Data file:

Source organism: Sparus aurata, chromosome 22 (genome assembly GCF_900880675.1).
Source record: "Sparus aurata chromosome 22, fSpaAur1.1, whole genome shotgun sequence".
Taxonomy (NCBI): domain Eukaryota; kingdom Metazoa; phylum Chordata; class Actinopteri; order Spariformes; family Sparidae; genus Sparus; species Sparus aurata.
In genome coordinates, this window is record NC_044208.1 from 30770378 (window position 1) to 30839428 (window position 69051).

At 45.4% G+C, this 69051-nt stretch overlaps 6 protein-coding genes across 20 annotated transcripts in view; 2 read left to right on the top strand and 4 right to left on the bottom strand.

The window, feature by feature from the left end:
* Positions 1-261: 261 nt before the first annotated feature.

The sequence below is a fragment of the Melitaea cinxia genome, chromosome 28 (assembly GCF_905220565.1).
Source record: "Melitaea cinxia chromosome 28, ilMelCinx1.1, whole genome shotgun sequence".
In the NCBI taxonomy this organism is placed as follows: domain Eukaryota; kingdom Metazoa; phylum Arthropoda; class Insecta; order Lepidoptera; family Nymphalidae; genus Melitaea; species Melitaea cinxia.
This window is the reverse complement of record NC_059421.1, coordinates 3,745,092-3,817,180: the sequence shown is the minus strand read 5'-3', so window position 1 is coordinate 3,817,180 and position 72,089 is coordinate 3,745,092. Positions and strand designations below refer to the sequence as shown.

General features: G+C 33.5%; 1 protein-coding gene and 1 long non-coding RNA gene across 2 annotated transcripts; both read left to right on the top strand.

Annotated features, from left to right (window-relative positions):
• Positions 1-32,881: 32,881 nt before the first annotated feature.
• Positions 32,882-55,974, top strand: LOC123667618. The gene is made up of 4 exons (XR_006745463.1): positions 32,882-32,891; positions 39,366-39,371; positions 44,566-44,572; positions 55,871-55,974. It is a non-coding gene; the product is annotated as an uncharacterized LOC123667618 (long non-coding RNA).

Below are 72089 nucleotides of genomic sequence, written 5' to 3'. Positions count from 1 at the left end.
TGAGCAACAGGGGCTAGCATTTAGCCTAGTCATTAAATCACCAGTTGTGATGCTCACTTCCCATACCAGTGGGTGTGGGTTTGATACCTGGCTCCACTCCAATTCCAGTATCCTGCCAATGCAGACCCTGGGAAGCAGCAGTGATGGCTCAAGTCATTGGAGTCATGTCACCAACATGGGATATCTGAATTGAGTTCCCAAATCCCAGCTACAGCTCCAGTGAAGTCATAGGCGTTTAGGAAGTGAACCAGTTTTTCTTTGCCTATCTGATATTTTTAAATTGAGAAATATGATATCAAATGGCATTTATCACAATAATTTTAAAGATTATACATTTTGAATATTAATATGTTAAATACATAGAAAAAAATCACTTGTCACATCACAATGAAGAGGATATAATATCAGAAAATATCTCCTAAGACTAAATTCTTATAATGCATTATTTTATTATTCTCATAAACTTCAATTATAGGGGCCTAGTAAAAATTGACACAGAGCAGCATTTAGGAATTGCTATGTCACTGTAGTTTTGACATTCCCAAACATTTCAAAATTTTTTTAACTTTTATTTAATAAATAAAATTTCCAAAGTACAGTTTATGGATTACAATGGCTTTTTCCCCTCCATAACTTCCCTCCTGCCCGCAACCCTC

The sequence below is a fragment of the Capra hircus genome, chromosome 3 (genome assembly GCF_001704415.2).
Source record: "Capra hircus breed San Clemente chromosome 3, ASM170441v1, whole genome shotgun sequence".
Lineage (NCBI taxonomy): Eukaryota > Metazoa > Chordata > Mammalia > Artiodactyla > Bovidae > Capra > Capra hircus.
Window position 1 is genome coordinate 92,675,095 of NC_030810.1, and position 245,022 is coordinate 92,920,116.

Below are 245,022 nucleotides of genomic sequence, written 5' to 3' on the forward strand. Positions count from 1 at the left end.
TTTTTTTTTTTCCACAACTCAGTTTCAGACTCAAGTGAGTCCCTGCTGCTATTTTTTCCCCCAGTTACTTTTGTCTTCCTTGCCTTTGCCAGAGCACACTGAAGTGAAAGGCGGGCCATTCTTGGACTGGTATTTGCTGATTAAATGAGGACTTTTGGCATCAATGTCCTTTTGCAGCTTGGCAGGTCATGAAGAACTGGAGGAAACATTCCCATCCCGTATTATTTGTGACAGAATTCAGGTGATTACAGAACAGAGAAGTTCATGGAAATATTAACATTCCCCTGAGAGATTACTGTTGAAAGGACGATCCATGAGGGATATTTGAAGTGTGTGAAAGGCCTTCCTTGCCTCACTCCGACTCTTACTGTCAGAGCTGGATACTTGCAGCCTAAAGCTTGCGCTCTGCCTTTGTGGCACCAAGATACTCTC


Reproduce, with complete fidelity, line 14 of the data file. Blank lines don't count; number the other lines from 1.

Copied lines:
• Positions 1-32,881: 32,881 nt before the first annotated feature.